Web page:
Dinner & A Movie
By Teri Bayus
Walking up to the Cayucos Pier I see a Jimmy Buffet look alike playing Cat Stevens in front of a small storefront with a line out the door.
A variety of people stand in line, some newly peeled from their Mercedes, others with a layer of sand on their feet and all excided about trying the amazing surprises created by Ruddell’s Smokehouse.
I had heard about the place for years, but never found myself in the landfall of Captain Cass in the middle of the day. I got in line and claimed a table on the sidewalk.
We looked at the subtle menu, ordered one of each and Gary went into the liquor store on the corner for a couple of Negro Modelo beers to wash down this smoked fish feast. The restaurant is economical in space and tariff with two guys constructing all the food and one taking orders and credit cards.
While we waited for our tacos, I perused the case options and planned my after meal purchases, as fish plucked from the sea and then expertly smoked was sure to fill up my fridge at home.
In the deli case were beautiful looking specimens all smoked — salmon, albacore, ahi, ono, shrimp, chicken, pork loin, oysters and even cheddar cheese was available in bulk. I have a deep adoration for smoked food, as I am sure it is in my DNA.
Extending back before recorded history, smoking is one of the oldest known methods of preserving fish and other foods. Long before the existence of refrigeration, our ancestors learned to use a combination of salt and wood smoke, to keep fish and meats from spoiling.
Although it’s no longer necessary, the flavor it gives and the tenderizing effect is has on certain types of fish make it a delicacy.
At Ruddell’s you can buy the smoked delicacies to go or in a taco, salad or sandwich. I did it all.
We started with tacos. Salmon, ahi, albacore and shrimp were served up in a warmed taco, but the ingredients were crisp and cold. I started with the salmon, as I eat smoked, raw or peppered salmon at least twice a week.
This was served with a bit of spiced aioli, diced Fuji apples, cabbage, tomatoes and onions. The fresh, sweet, smoky flavor was jaw dropping and this could not be duplicated anywhere.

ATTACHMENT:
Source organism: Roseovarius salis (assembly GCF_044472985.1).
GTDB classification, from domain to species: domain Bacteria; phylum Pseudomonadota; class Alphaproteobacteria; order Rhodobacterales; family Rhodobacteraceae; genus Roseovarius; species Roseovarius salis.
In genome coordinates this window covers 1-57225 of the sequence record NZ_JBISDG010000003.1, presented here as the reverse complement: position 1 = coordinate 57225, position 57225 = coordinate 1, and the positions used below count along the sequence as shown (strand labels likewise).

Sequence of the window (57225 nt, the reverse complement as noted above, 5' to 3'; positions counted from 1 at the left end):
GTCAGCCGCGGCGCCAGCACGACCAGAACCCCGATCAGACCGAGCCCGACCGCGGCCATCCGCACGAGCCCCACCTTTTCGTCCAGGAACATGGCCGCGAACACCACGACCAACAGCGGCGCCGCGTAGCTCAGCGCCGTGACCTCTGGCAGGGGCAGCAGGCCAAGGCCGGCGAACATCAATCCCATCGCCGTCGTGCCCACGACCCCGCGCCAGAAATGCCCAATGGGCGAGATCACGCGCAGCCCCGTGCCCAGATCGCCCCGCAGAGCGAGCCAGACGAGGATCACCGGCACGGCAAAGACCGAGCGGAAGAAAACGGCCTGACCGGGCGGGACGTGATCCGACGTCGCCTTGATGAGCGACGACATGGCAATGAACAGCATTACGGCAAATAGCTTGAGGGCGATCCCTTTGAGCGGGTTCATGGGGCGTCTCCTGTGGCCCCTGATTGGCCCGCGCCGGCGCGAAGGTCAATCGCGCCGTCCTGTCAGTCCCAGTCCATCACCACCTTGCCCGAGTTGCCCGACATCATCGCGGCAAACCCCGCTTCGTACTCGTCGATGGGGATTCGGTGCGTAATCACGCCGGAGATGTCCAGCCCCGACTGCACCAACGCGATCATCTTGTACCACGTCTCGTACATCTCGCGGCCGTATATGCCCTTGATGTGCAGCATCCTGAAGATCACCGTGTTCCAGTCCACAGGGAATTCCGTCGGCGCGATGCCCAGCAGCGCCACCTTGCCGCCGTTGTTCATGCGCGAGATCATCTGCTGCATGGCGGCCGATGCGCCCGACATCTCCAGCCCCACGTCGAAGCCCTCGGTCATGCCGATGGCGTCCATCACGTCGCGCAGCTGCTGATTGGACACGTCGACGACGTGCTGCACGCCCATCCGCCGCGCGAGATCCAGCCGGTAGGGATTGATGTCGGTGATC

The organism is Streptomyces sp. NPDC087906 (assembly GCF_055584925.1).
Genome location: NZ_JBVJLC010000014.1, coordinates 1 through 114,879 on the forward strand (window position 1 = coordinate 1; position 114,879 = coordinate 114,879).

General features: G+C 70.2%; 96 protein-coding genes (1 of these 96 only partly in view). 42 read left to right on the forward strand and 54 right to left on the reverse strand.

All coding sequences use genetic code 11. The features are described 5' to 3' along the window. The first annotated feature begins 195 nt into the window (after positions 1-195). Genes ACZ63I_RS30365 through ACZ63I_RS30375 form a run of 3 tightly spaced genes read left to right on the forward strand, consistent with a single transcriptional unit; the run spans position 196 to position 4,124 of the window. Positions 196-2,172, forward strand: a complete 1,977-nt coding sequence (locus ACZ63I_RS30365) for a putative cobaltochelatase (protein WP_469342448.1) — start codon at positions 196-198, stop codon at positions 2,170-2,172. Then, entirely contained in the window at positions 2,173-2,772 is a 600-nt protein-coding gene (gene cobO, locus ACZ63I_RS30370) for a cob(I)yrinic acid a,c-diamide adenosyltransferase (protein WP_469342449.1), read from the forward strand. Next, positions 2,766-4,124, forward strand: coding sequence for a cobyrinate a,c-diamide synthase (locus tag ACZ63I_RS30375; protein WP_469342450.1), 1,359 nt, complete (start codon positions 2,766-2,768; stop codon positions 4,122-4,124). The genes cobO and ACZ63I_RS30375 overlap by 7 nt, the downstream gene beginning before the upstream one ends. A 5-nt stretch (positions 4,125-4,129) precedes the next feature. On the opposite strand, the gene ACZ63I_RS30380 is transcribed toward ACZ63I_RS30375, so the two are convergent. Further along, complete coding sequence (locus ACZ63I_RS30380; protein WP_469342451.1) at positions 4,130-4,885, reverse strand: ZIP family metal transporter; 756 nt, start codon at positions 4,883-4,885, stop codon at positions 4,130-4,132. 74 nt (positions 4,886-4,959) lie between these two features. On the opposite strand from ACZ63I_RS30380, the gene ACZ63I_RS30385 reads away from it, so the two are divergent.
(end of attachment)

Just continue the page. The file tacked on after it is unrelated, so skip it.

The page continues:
I felt reverent in the presence of such culinary excellence and it was hard to let the husband try a bite.
Next we tried the albacore (tuna) and it was bursting with the subtle flavor I come to crave with this fish. It tasted like fresh sashimi with just a tad of smoke. Thinking it couldn’t get better we moved on to the ahi.
The fish was so sweet; I opened the taco and ate it all by itself. Thinking that the smoked shrimp would be the weak link, I saved it for last. But this blew my mind. It was perfectly cooked and then smoked and the flavor was that of ancient customs. It was simply fantastic.
In every taco, the diced apples were a nice surprise, but you could also taste the love and devotion put into every ounce of this simple taco stand. I declare these the best fish taco’s I have ever had.
I went back for 5 pounds of smoked fish and cheddar cheese and had a bacchanal impromptu dinner party for my friends that night. They all agreed we had found smoked fish nirvana.
I loved eating right in front on the sidewalk with my paper bag laden beer, but it was even better at home with fine wines and tapas. If you don’t like the laid back location, take it to go and you will be just as happy eating it on the beach or at home.
I talked to owner, Jim Ruddell, and he told me of his fascination by the process of smoked foods. With the help of his wife, Kathy, he spent time researching and tracking down the purest of ingredients for the seasoning in his recipes. They also visited many smokehouse restaurants.
Jim decided that the beach vibe of Cayucos was the perfect spot, primarily because he had ready access to an abundance of fresh fish. As word spread about his talent, he became known locally as “Smoker” Jim. He has been perfecting his uniquely delicious smoked foods since 1980.
People from all over the world come to try this amazing, yet simple food that is wakening everyone to the sublime smoked essences. You are lucky enough to live within driving distance of this gem, get up there this weekend and write and tell me I was right.
Ruddell’s Smokehouse is located at 101 D St., in Cayucos, right across from the beach. They are open 7 days a week from 11 a.m. to 6 p.m. or call them at (805) 995-5028.
Teri Bayus can be reached at: firstname.lastname@example.org or follow her writing and ramblings at: www.teribayus.com. Bayus also hosts Taste Buds, a moving picture rendition of her reviews shown on Charter Cable Ch. 10. Dinner and a Movie is a regular feature of Simply Clear Marketing & Media.